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|Title:||An early iron age camp of reindeer hunters in the bolshezemelskaya tundra, nenets autonomous okrug|
|Authors:||Murygin, A. M.|
Kosintsev, P. A.
Marchenko-Vagapova, T. I.
|Publisher:||Institute of Archaeology and Enthnography of the Siberian Branch of The Russian Academy of Sciences|
|Citation:||Murygin A. M. An early iron age camp of reindeer hunters in the bolshezemelskaya tundra, nenets autonomous okrug / A. M. Murygin, P. A. Kosintsev, T. I. Marchenko-Vagapova. — DOI 10.17746/1563-0110.2019.47.3.074-084 // Archaeology, Ethnology and Anthropology of Eurasia. — 2019. — Vol. 3. — Iss. 47. — P. 74-84.|
|Abstract:||This study outlines the findings of excavations at More-Yu II-a site in the northern Bolshezemelskaya tundra. The habitation-layer, with numerous charcoal lenses, was discovered inside the layer of buried soil, which was overlaid by eolian sand. Most of the finds are ceramics and animal bones; arrowheads, adornments, tools, and ritual items are very rare. On the basis of palynological and faunal analyses, environmental changes from the time of Subboreal warming until the end of the Subatlantic period are reconstructed. The temperature regime during the formation of cultural deposits was unstable. The principal subsistence strategy was reindeer hunting. The age distribution of the hunted reindeer suggests that habitation periods coincided with cold seasons. Radiocarbon dates generatedfrom reindeer bones point to the Early Iron Age. The camp dwellers were native reindeer hunters inhabiting the tundra belt of northeasternmost Europe. Ceramics representing the More-Yu type belong to the early stage of the Subarctic Pechora culture. They mark the Arctic component that became part of the northern Glyadenovo population, abruptly changing the Finno-Permic culture of the taiga part of the Pechora basin in Cis-Urals. © 2019 Siberian Branch of the Russian Academy of Sciences.|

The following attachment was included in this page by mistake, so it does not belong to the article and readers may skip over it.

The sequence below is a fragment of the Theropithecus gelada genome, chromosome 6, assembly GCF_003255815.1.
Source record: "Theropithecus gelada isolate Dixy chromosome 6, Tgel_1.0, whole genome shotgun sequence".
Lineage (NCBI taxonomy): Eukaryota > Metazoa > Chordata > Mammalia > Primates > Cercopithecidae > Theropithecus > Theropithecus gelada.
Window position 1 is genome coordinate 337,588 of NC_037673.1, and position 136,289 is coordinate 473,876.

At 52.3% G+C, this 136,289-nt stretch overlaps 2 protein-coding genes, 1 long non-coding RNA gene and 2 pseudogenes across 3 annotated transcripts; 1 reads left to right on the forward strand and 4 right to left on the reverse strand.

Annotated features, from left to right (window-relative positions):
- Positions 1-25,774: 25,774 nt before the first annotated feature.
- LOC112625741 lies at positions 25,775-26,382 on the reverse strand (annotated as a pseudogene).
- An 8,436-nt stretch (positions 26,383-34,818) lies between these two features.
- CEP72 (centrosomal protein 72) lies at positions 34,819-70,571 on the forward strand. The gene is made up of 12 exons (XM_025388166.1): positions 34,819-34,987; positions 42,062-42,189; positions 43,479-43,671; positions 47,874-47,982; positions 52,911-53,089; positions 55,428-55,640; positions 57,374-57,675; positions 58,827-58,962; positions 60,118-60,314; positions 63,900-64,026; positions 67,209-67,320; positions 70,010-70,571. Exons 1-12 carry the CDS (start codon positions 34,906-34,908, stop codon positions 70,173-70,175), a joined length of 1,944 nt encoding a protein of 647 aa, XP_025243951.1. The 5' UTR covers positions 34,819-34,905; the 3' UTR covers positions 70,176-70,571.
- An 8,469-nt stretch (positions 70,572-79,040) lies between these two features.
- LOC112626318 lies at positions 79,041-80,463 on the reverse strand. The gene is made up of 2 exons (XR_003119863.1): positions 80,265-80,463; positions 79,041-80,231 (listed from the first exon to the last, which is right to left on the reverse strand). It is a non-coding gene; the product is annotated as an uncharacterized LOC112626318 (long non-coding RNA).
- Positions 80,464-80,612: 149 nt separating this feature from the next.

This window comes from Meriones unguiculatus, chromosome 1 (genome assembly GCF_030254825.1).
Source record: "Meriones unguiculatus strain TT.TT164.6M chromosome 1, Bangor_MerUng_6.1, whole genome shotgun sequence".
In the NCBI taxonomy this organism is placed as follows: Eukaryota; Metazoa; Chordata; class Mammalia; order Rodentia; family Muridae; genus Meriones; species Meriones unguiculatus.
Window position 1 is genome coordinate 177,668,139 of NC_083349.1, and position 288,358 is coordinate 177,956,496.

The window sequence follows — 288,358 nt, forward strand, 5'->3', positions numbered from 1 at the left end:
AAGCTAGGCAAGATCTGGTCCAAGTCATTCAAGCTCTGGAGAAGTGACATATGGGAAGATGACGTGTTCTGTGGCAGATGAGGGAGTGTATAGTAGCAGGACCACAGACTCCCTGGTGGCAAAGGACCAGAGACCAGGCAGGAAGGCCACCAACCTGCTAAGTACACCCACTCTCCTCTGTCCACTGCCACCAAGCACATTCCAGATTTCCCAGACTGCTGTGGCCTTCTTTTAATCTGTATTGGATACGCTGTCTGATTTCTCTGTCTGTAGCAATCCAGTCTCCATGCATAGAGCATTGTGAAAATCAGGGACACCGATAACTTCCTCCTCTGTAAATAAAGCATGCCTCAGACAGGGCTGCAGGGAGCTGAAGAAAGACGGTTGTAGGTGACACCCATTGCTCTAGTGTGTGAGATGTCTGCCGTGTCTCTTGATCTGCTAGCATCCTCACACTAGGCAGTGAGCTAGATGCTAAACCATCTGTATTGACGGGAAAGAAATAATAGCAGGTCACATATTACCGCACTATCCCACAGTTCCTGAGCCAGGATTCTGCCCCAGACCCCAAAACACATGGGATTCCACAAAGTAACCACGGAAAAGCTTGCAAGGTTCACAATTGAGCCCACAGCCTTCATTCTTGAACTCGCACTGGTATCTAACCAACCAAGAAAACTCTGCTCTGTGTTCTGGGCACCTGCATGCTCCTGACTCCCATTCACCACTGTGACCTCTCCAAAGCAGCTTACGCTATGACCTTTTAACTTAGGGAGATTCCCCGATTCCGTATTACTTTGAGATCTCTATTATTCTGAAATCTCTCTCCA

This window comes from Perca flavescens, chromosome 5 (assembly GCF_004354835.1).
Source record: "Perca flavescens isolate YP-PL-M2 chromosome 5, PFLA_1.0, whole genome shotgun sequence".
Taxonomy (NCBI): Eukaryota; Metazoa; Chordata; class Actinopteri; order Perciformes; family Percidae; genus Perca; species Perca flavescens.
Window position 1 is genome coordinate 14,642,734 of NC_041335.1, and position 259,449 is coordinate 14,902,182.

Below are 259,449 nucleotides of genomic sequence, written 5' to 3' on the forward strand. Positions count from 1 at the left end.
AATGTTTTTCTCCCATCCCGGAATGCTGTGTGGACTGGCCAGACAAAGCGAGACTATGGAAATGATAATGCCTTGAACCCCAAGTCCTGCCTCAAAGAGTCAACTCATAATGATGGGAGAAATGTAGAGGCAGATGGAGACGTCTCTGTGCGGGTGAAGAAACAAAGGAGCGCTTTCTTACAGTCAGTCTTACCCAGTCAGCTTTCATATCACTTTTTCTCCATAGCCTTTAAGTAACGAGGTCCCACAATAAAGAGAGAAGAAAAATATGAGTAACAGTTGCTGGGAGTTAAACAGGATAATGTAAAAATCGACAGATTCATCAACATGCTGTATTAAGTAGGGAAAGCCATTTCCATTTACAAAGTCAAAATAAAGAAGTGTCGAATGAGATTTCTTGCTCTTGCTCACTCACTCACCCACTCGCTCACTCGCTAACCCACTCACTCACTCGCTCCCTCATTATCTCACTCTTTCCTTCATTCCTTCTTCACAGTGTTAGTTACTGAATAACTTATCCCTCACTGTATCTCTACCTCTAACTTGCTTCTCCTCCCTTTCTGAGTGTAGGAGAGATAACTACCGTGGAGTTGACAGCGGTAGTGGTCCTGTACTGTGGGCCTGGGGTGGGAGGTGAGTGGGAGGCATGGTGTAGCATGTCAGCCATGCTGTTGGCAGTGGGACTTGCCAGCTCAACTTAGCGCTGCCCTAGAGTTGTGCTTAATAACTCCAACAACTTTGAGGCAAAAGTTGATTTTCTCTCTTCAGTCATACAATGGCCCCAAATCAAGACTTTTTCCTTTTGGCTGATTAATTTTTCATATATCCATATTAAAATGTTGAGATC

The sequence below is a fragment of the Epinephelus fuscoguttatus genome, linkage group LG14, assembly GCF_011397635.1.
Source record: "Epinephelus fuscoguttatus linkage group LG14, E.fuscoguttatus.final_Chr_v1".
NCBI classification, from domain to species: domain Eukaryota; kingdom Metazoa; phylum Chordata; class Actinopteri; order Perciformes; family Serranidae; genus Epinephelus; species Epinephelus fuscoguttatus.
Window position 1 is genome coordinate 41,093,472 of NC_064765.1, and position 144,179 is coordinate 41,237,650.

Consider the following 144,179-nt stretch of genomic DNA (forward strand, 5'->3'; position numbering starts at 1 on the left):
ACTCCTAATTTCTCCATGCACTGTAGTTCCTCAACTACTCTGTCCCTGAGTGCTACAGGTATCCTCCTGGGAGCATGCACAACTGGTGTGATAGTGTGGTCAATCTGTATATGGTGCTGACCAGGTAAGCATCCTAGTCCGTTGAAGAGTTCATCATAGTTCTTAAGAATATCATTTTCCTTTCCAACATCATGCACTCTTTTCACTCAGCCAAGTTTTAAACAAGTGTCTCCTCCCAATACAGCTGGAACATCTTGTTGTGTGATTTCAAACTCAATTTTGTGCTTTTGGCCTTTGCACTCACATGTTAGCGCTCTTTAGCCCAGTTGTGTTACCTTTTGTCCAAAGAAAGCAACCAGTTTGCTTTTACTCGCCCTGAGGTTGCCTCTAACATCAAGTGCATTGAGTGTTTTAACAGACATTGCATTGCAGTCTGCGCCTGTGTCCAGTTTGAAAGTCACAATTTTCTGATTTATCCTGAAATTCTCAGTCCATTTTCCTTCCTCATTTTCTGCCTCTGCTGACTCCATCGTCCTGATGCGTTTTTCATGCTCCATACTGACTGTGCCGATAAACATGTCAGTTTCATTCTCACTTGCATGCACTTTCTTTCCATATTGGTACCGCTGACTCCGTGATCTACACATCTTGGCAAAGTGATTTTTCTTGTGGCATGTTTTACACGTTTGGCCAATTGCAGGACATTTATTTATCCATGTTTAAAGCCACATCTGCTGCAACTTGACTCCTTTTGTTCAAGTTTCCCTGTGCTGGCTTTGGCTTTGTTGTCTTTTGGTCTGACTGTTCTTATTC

|Keywords:||EARLY IRON AGE|
|Appears in Collections:||Научные публикации, проиндексированные в SCOPUS и WoS CC|
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